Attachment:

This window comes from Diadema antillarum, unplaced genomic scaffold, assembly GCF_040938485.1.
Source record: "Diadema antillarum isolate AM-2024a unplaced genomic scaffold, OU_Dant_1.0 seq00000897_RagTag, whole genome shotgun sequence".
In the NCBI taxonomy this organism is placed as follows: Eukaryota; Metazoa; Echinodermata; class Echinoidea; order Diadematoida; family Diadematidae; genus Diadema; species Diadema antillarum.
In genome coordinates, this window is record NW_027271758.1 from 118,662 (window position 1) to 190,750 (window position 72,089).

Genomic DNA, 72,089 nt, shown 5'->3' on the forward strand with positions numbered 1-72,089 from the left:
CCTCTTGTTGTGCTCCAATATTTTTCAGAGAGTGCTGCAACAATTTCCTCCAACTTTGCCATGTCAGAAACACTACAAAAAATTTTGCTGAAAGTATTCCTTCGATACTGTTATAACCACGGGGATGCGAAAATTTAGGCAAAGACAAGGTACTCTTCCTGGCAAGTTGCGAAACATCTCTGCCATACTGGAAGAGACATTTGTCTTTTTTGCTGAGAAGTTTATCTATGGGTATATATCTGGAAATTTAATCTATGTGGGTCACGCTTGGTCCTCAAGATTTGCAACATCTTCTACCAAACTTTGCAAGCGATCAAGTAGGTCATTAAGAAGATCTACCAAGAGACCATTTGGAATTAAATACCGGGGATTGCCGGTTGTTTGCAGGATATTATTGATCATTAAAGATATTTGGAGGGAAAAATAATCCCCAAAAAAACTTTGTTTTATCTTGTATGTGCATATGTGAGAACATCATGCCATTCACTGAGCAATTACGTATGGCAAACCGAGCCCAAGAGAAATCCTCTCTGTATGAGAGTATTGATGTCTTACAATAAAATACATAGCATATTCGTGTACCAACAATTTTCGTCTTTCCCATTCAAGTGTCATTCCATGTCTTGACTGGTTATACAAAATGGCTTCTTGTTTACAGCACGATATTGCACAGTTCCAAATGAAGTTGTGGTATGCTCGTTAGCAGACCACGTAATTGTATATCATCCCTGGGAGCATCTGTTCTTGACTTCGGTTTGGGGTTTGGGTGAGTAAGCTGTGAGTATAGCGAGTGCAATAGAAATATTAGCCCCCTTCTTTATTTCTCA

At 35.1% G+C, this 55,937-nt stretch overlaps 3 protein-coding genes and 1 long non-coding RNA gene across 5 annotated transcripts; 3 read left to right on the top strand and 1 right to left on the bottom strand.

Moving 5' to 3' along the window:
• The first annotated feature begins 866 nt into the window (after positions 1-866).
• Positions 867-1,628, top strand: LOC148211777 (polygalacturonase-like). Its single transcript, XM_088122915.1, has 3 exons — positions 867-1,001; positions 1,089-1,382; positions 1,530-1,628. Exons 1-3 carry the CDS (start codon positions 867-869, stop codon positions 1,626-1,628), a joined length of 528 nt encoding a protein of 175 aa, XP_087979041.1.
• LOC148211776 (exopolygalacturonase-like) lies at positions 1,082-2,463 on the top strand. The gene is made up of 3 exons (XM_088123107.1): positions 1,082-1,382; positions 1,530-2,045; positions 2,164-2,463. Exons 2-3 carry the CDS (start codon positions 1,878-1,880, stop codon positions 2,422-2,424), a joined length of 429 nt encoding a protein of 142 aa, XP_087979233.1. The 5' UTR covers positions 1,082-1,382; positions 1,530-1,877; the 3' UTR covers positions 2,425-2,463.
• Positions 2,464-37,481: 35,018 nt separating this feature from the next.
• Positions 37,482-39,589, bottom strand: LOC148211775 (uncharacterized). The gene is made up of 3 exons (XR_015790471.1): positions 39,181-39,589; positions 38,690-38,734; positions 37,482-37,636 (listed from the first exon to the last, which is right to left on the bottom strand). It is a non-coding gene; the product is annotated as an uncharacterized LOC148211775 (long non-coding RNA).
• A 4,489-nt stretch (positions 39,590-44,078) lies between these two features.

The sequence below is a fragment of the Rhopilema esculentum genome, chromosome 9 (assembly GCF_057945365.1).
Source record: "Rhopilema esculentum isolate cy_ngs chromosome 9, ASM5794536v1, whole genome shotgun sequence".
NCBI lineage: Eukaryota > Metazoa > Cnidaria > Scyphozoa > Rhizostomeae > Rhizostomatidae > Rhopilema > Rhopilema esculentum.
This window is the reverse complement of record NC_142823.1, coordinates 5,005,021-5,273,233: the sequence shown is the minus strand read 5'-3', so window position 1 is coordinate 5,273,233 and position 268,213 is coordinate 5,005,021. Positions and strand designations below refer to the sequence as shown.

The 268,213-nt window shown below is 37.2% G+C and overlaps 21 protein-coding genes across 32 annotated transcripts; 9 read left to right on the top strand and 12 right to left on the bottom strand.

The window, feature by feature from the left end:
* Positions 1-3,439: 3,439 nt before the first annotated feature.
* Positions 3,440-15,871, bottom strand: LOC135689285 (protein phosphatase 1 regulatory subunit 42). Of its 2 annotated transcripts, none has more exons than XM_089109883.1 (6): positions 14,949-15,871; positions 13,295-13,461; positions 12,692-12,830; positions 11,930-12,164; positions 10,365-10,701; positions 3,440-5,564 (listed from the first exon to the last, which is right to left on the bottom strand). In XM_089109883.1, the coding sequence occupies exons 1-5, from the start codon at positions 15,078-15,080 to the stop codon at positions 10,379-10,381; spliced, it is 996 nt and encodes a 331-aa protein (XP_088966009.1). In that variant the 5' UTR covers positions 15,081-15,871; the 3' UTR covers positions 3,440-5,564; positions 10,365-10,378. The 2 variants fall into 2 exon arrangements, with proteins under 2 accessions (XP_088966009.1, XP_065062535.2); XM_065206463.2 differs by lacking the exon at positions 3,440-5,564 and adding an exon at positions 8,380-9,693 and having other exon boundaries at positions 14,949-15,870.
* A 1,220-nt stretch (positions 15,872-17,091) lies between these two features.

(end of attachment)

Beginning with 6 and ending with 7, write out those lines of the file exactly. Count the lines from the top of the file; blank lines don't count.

CCTCTTGTTGTGCTCCAATATTTTTCAGAGAGTGCTGCAACAATTTCCTCCAACTTTGCCATGTCAGAAACACTACAAAAAATTTTGCTGAAAGTATTCCTTCGATACTGTTATAACCACGGGGATGCGAAAATTTAGGCAAAGACAAGGTACTCTTCCTGGCAAGTTGCGAAACATCTCTGCCATACTGGAAGAGACATTTGTCTTTTTTGCTGAGAAGTTTATCTATGGGTATATATCTGGAAATTTAATCTATGTGGGTCACGCTTGGTCCTCAAGATTTGCAACATCTTCTACCAAACTTTGCAAGCGATCAAGTAGGTCATTAAGAAGATCTACCAAGAGACCATTTGGAATTAAATACCGGGGATTGCCGGTTGTTTGCAGGATATTATTGATCATTAAAGATATTTGGAGGGAAAAATAATCCCCAAAAAAACTTTGTTTTATCTTGTATGTGCATATGTGAGAACATCATGCCATTCACTGAGCAATTACGTATGGCAAACCGAGCCCAAGAGAAATCCTCTCTGTATGAGAGTATTGATGTCTTACAATAAAATACATAGCATATTCGTGTACCAACAATTTTCGTCTTTCCCATTCAAGTGTCATTCCATGTCTTGACTGGTTATACAAAATGGCTTCTTGTTTACAGCACGATATTGCACAGTTCCAAATGAAGTTGTGGTATGCTCGTTAGCAGACCACGTAATTGTATATCATCCCTGGGAGCATCTGTTCTTGACTTCGGTTTGGGGTTTGGGTGAGTAAGCTGTGAGTATAGCGAGTGCAATAGAAATATTAGCCCCCTTCTTTATTTCTCA

At 35.1% G+C, this 55,937-nt stretch overlaps 3 protein-coding genes and 1 long non-coding RNA gene across 5 annotated transcripts; 3 read left to right on the top strand and 1 right to left on the bottom strand.